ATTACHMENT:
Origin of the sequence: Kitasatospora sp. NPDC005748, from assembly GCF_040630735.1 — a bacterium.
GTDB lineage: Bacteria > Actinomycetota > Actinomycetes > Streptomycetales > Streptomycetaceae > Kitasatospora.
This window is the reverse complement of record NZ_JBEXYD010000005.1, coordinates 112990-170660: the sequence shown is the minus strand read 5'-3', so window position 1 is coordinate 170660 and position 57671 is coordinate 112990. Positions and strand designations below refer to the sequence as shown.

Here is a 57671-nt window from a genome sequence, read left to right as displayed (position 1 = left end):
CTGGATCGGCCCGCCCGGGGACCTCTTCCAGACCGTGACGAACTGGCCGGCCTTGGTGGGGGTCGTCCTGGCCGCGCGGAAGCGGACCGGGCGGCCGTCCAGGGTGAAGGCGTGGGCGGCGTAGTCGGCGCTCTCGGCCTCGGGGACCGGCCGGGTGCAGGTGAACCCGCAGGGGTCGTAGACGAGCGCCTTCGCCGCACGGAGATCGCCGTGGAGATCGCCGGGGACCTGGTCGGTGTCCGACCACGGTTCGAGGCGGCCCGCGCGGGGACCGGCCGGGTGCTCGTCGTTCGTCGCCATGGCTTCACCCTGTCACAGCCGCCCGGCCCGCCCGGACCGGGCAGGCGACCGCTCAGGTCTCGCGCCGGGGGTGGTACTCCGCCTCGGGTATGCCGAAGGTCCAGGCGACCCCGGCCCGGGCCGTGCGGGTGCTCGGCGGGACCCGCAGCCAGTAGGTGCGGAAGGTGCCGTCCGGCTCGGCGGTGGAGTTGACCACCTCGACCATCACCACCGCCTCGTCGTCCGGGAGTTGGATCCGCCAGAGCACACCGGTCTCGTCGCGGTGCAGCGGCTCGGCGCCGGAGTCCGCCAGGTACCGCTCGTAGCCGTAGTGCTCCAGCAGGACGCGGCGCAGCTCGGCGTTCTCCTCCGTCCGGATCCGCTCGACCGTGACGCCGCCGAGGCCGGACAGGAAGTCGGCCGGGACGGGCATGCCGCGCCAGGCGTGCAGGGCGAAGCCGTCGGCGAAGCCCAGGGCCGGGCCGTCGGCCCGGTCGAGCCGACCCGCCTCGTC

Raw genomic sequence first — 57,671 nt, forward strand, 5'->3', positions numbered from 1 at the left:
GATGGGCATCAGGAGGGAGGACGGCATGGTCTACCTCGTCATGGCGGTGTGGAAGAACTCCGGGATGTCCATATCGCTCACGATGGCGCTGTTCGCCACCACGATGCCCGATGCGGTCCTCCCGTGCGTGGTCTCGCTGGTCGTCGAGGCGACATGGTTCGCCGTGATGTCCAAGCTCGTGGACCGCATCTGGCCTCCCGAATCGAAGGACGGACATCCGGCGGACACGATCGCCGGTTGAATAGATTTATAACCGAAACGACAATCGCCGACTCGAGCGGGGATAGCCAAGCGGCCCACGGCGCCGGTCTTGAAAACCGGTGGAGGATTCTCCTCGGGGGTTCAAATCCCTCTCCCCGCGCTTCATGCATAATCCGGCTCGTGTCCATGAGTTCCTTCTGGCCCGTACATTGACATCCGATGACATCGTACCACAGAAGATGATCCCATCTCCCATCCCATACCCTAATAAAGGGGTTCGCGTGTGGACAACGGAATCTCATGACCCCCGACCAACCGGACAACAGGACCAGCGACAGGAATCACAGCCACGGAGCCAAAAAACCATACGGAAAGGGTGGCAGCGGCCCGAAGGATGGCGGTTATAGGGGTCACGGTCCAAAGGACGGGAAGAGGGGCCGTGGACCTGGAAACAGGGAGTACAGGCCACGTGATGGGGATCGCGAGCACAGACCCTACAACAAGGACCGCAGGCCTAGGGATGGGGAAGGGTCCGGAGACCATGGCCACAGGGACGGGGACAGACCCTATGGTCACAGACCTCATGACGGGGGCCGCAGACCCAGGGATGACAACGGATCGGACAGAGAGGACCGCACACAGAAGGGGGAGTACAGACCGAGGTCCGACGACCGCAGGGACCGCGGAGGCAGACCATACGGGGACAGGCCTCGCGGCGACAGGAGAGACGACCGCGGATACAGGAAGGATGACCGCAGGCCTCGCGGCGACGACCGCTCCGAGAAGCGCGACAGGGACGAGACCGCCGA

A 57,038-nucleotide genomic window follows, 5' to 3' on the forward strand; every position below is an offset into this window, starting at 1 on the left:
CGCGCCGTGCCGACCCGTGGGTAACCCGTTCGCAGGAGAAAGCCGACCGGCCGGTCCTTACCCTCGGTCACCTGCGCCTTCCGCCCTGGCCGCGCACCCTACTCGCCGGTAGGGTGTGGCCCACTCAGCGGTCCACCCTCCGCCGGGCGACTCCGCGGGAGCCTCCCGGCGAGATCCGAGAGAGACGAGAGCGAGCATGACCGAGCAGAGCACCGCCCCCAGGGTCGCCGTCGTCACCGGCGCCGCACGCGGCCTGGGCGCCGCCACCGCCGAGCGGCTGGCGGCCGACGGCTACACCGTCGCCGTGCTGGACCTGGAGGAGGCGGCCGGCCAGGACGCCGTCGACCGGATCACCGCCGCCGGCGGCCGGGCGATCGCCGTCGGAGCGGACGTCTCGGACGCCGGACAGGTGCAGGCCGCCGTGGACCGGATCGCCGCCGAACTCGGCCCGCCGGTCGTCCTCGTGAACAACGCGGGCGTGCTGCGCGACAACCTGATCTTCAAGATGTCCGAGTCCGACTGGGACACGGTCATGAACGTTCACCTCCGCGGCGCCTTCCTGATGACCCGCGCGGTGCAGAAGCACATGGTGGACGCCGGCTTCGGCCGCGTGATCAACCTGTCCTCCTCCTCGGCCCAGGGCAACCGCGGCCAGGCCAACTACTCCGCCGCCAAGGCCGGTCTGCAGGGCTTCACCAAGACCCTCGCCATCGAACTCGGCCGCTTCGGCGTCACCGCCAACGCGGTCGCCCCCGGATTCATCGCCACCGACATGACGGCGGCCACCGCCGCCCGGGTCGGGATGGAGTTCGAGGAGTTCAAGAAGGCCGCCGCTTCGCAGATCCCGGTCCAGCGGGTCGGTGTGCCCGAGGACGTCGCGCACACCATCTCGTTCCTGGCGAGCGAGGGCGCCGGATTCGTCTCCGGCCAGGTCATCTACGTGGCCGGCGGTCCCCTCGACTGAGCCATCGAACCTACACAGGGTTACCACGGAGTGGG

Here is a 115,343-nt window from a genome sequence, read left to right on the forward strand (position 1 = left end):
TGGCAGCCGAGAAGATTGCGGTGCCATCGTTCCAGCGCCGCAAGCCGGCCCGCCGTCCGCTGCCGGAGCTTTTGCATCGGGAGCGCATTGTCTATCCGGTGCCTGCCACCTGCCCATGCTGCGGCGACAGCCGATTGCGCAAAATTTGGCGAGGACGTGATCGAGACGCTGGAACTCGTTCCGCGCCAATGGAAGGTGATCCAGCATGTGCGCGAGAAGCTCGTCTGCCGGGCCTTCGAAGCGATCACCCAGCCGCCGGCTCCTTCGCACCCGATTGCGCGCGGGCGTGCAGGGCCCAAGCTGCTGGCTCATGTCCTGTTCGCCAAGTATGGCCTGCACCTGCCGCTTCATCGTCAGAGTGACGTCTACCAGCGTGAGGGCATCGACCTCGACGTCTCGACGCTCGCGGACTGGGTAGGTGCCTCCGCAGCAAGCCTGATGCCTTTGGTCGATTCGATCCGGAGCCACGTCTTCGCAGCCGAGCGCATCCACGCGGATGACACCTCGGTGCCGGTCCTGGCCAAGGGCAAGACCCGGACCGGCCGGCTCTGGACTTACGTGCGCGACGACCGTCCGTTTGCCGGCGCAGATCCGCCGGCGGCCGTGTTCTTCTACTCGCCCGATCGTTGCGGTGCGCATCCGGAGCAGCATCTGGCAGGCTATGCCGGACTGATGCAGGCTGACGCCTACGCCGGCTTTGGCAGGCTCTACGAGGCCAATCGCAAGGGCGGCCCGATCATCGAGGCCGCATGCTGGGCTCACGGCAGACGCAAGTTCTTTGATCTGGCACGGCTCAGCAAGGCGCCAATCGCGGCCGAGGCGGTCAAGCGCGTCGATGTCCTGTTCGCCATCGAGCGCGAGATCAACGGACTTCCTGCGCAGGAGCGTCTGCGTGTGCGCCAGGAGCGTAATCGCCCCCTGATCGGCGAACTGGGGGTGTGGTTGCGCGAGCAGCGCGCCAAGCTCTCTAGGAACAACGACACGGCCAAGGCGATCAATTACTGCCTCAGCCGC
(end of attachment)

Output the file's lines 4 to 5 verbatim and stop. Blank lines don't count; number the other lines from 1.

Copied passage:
Here is a 57671-nt window from a genome sequence, read left to right as displayed (position 1 = left end):
CTGGATCGGCCCGCCCGGGGACCTCTTCCAGACCGTGACGAACTGGCCGGCCTTGGTGGGGGTCGTCCTGGCCGCGCGGAAGCGGACCGGGCGGCCGTCCAGGGTGAAGGCGTGGGCGGCGTAGTCGGCGCTCTCGGCCTCGGGGACCGGCCGGGTGCAGGTGAACCCGCAGGGGTCGTAGACGAGCGCCTTCGCCGCACGGAGATCGCCGTGGAGATCGCCGGGGACCTGGTCGGTGTCCGACCACGGTTCGAGGCGGCCCGCGCGGGGACCGGCCGGGTGCTCGTCGTTCGTCGCCATGGCTTCACCCTGTCACAGCCGCCCGGCCCGCCCGGACCGGGCAGGCGACCGCTCAGGTCTCGCGCCGGGGGTGGTACTCCGCCTCGGGTATGCCGAAGGTCCAGGCGACCCCGGCCCGGGCCGTGCGGGTGCTCGGCGGGACCCGCAGCCAGTAGGTGCGGAAGGTGCCGTCCGGCTCGGCGGTGGAGTTGACCACCTCGACCATCACCACCGCCTCGTCGTCCGGGAGTTGGATCCGCCAGAGCACACCGGTCTCGTCGCGGTGCAGCGGCTCGGCGCCGGAGTCCGCCAGGTACCGCTCGTAGCCGTAGTGCTCCAGCAGGACGCGGCGCAGCTCGGCGTTCTCCTCCGTCCGGATCCGCTCGACCGTGACGCCGCCGAGGCCGGACAGGAAGTCGGCCGGGACGGGCATGCCGCGCCAGGCGTGCAGGGCGAAGCCGTCGGCGAAGCCCAGGGCCGGGCCGTCGGCCCGGTCGAGCCGACCCGCCTCGTC